(KGTV) -- After working out those holiday calories, tune in to ABC 10’s live broadcast of the 128th Rose Parade.
You can catch all the fun from Pasadena starting at 8 a.m. on ABC 10.
The parade will travel the 5.5 mile route which begins at the corner of Green Street and Orange Grove Boulevard, makes its way down Colorado Boulevard before concluding at Villa Street.
SAN DIEGO TIES
San Diego student Harrison Phelps will be riding on the “Celebrating a Century of Occupational Therapy” Float
El Cajon native and Olympic legend Greg Louganis is set to lead the Rose Parade as grand marshal. Two other Olympians will also serve as grand marshals.
The Surf Dogs will be riding a wave machine built here in San Diego. At 126 feet long, Lucy Pet's Gnarly Crankin' K-9 Wave Maker float sets the world record for the longest in Roses Parade history.
ATTENDING? LEAVE YOUR DRONE AND LADDERS AT HOME
Parade officials say that the procession and stadium are “No Drone Zones” and aircraft is subject to being impounded.
Other things to know if you’re going: Don’t bring your fireworks or ladders; no bonfires; It is illegal to buy, sell or give away horns on the parade route; no throwing things into the parade route; and smoking is prohibited along the parade route.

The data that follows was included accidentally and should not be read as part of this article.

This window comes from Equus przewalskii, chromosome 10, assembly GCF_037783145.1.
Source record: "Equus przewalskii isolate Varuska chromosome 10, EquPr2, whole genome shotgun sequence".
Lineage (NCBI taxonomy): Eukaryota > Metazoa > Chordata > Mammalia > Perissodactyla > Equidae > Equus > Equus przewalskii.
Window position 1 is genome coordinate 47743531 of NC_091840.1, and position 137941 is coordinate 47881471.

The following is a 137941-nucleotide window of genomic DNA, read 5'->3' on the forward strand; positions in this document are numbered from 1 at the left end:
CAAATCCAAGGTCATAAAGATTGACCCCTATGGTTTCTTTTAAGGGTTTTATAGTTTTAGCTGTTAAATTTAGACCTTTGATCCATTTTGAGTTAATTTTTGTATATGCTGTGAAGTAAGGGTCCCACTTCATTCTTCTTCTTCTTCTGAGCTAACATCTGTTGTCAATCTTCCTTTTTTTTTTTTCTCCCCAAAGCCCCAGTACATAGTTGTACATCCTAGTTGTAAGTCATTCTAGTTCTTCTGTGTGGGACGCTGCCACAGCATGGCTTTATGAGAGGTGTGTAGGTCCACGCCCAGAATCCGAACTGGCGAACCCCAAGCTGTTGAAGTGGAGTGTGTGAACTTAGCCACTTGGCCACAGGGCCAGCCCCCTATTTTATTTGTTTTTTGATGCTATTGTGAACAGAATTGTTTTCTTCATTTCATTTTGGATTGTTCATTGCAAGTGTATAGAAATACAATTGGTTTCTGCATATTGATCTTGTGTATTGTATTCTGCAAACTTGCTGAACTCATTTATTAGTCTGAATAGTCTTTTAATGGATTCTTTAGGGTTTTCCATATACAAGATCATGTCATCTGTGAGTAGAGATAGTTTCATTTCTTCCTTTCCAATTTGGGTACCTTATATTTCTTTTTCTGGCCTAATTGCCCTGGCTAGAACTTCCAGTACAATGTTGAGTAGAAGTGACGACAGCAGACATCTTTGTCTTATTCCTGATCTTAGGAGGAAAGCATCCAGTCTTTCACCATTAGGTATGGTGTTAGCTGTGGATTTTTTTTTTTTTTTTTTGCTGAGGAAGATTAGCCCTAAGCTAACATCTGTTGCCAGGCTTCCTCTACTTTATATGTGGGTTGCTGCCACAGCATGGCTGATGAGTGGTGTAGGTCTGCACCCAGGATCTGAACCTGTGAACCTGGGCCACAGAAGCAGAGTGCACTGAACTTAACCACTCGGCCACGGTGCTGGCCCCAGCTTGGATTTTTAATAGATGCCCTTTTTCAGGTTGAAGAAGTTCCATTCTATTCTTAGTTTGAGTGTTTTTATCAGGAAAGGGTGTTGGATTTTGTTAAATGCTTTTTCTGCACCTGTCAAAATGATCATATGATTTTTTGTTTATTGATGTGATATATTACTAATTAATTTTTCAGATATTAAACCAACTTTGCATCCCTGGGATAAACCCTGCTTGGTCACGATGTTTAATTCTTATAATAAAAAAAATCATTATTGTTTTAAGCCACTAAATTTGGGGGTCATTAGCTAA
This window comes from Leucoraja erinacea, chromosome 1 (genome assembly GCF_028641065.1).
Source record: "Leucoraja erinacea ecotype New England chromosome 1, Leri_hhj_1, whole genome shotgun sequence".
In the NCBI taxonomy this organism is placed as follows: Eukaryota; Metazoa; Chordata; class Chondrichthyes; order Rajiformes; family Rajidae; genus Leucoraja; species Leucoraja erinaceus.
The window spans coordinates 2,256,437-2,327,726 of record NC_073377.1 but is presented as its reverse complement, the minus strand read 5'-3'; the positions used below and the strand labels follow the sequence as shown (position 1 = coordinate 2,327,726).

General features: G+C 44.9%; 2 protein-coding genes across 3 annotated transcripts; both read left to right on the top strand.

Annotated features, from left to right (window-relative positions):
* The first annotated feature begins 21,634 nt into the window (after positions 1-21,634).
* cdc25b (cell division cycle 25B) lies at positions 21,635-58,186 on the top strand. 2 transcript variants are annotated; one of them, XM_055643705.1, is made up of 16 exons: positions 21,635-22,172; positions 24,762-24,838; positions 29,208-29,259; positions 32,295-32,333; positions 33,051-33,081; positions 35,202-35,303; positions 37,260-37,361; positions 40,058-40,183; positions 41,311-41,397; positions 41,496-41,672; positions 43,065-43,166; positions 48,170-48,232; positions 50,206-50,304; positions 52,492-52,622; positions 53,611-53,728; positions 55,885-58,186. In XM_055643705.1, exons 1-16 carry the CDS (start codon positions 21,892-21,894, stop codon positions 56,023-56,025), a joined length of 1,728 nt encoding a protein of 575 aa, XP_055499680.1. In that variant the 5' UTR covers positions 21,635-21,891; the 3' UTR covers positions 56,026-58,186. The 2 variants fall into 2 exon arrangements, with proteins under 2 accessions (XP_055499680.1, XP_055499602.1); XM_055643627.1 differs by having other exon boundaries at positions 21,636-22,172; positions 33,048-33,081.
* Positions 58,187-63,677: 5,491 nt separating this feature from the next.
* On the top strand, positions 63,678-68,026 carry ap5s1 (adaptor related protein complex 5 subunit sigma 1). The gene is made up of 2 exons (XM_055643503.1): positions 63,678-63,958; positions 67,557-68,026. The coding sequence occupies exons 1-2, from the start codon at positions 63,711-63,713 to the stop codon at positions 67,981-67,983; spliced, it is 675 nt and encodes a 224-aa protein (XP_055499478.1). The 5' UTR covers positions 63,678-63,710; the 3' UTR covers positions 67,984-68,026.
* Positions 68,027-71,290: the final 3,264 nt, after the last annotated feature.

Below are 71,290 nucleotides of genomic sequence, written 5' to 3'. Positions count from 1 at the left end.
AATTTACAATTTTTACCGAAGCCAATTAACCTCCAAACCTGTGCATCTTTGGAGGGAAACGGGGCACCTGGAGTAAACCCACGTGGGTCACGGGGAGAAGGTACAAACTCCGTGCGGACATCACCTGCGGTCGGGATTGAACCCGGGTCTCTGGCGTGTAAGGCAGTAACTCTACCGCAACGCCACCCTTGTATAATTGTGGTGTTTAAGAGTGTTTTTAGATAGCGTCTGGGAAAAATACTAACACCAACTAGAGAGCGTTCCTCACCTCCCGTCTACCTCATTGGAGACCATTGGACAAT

TROPHIES AND AWARDS
Twenty-four of the floats in the 127th Rose Parade presented by Honda received official honors from the Tournament of Roses in a variety of categories and specifications.
A three-member judging panel, composed of civic and floral industry leaders, was appointed by the Tournament of Roses Judging Committee to evaluate the floats within a range of classifications. Scores were based on criteria such as creative design, floral craftsmanship, artistic merit, computerized animation, thematic interpretation, floral and color presentation, and dramatic impact.
Two judging sessions took place during the decorating stages before the parade. Scores from each judging session were then combined to determine the trophy recipients. Results were released to the media immediately prior to the start of the Rose Parade. Banners for each trophy-winning float were carried in the parade by select members of the Tournament of Roses Eagle Scout and Gold Award Girl Scout Troops.
RAMPING UP SECURITY
Acknowledging they have learned valuable lessons from this year's terrorist attack in Brussels, authorities said today they are tightening security at the 128th annual Rose Parade with sturdier barricades and more checkpoints to control cars. Police in Pasadena, California, say more than 1,000 police officers, including many in plainclothes, and dozens of bomb-sniffing dogs will work the 5 ½-mile parade route.
More than 1,000 police officers, including many in plainclothes, and dozens of bomb-sniffing dogs will work the 5 ½-mile parade route, Pasadena police Chief Phillip Sanchez told reporters at City Hall.
"There are no known security threats to the city of Pasadena, to the parade or to the football game," he said. "Nevertheless, we will ensure that aggressive measures are in place to do the best we can to mitigate concerns."
Key among them will be the water-filled barricades that Sanchez said are designed to stop terrorists from racing cars onto the parade route, where hundreds of thousands of people will stand shoulder-to-shoulder Monday to watch a steady stream of marching bands, equestrian units and flower-covered floats.
Information from the Associated Press was used in this story